One of my favorite parts of Fallout as a series is watching these societies grow and rebuild into safe nations again over the course of several games. It seems likely that the NCR will continue to expand its reach east, reclaiming more and more territory from the wasteland, and solidifying its position as the the new order in the world. It also seems likely that, given enough time, the Minutemen will also expand and grow, eventually moving further south and west as more communities join the cause. Presumably, an actual government would eventually form, probably a democracy instead of a military dictatorship, and the wasteland would slowly be tamed. The way the story is going, I think the final game in the Fallout series could be a showdown between these two nations a few decades after Fallout 4, these two ideals, and you as the player get to influence how it goes down. There would be no easy answer, no right or wrong, just a decision that needs to be made. Will you choose to rebuild the old world? Or will you abandon it for a new one?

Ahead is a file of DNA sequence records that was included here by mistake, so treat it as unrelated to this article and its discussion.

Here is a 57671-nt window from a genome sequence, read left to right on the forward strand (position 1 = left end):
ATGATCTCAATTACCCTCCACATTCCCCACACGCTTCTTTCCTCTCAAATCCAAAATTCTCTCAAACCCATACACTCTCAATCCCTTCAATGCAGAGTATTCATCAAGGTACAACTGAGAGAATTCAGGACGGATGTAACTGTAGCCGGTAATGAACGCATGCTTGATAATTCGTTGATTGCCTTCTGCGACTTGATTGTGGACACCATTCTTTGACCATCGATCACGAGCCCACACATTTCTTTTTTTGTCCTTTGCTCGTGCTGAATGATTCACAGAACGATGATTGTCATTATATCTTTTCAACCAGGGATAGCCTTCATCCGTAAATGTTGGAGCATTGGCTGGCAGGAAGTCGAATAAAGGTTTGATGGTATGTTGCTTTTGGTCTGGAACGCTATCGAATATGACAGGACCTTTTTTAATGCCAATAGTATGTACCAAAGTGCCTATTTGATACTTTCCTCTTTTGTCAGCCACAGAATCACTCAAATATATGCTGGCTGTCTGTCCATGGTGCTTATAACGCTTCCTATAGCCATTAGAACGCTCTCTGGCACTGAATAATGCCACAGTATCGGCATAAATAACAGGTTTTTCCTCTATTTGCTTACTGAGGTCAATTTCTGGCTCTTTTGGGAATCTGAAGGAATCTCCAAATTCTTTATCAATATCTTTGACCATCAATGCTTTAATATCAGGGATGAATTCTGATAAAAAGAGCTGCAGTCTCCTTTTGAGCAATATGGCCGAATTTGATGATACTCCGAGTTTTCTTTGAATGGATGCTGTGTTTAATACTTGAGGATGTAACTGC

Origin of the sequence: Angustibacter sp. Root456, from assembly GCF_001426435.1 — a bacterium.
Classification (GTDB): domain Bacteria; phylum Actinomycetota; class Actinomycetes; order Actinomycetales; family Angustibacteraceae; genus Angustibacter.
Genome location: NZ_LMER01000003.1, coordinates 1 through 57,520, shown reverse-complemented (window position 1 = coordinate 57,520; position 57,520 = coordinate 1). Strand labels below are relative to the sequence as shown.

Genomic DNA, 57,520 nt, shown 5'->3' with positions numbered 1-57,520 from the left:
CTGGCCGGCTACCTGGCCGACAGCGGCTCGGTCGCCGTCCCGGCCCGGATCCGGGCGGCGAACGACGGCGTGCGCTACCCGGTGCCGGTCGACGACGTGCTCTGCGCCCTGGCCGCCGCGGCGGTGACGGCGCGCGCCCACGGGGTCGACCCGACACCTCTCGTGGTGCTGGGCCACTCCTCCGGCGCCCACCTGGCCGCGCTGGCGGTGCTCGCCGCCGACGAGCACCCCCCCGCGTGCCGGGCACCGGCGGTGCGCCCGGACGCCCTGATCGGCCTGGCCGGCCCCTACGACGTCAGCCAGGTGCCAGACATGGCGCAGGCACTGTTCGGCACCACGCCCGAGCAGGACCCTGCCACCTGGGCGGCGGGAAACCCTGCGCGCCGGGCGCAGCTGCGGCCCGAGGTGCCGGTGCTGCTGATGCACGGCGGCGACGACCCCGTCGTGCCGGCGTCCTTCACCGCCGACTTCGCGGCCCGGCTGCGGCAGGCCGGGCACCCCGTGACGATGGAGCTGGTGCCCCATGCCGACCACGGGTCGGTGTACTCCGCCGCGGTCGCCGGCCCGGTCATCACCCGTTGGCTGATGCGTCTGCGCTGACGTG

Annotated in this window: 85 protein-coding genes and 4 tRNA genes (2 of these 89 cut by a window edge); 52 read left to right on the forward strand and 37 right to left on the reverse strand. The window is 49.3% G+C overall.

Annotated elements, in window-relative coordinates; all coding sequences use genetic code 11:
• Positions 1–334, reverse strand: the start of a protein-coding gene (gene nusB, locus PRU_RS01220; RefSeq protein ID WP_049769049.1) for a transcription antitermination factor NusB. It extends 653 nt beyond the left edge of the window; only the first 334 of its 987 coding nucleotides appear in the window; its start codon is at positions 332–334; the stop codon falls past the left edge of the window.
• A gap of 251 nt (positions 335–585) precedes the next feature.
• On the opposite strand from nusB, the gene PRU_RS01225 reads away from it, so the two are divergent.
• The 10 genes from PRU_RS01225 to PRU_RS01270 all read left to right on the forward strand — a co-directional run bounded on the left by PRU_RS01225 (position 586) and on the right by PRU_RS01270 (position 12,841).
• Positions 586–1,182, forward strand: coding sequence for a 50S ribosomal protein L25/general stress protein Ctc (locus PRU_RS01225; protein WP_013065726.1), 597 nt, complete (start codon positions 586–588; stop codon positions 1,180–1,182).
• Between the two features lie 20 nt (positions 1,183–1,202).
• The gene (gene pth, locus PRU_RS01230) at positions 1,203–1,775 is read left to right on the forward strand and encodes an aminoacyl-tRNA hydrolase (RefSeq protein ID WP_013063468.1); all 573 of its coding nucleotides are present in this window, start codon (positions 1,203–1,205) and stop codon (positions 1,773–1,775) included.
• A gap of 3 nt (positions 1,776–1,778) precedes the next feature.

Fortunately, I think a final game like that is a long ways off, and the Minutemen need to be further developed before we get there. The NCR got three games, while the Minutemen have really only had one. That’s where Manhattan comes in.
Set sometime in the relatively near future after Fallout 4, Fallout: Manhattan would see the player dropped into a situation similar to New Vegas. Just as the NCR sought to gain control of an independent New Vegas, the Minutemen would be looking to gain control over an independent New York (New New York?).
A few reasons why I think Manhattan makes the most sense as the next setting:
- It would serve to further develop the story of the Minutemen and a new nation in the east, and be a stepping stone to the next game(s).
- The Statue of Liberty (or what's left of it) would be a beacon of hope for the Minutemen to rally around. "Give me your tired, your poor" would inspire them, and make them believe that this was once some great society of liberty and happiness that they could recreate.
- The Manhattan Project would be a sort of El Dorado for the Children of Atom. While the Manhattan Project wasn't actually based in Manhattan, the Children wouldn't know this, and after hearing rumors of the name, they would search for what they consider the "creation of Atom" in Manhattan like it was the Garden of Eden. This would lead to the Children being a fairly major faction for the first time outside of Far Harbor.